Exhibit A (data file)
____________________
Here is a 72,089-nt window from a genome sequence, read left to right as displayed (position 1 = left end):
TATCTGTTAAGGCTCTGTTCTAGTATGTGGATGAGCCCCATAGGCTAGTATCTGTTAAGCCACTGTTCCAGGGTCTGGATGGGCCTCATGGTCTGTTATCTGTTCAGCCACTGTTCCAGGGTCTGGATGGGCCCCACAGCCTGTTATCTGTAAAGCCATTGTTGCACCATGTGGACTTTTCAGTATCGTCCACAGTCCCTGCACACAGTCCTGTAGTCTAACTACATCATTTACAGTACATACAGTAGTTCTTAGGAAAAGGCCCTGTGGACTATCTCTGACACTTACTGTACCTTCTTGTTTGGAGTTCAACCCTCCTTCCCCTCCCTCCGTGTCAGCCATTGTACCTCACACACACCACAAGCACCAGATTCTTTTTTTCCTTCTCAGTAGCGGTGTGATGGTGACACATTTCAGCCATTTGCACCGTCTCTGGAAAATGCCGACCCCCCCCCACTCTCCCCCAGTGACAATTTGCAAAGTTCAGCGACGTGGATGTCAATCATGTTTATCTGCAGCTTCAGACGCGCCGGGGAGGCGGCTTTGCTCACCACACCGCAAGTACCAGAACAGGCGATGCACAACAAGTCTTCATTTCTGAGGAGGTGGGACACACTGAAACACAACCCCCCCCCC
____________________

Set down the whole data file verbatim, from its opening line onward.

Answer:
Here is a 72,089-nt window from a genome sequence, read left to right as displayed (position 1 = left end):
TATCTGTTAAGGCTCTGTTCTAGTATGTGGATGAGCCCCATAGGCTAGTATCTGTTAAGCCACTGTTCCAGGGTCTGGATGGGCCTCATGGTCTGTTATCTGTTCAGCCACTGTTCCAGGGTCTGGATGGGCCCCACAGCCTGTTATCTGTAAAGCCATTGTTGCACCATGTGGACTTTTCAGTATCGTCCACAGTCCCTGCACACAGTCCTGTAGTCTAACTACATCATTTACAGTACATACAGTAGTTCTTAGGAAAAGGCCCTGTGGACTATCTCTGACACTTACTGTACCTTCTTGTTTGGAGTTCAACCCTCCTTCCCCTCCCTCCGTGTCAGCCATTGTACCTCACACACACCACAAGCACCAGATTCTTTTTTTCCTTCTCAGTAGCGGTGTGATGGTGACACATTTCAGCCATTTGCACCGTCTCTGGAAAATGCCGACCCCCCCCCACTCTCCCCCAGTGACAATTTGCAAAGTTCAGCGACGTGGATGTCAATCATGTTTATCTGCAGCTTCAGACGCGCCGGGGAGGCGGCTTTGCTCACCACACCGCAAGTACCAGAACAGGCGATGCACAACAAGTCTTCATTTCTGAGGAGGTGGGACACACTGAAACACAACCCCCCCCCC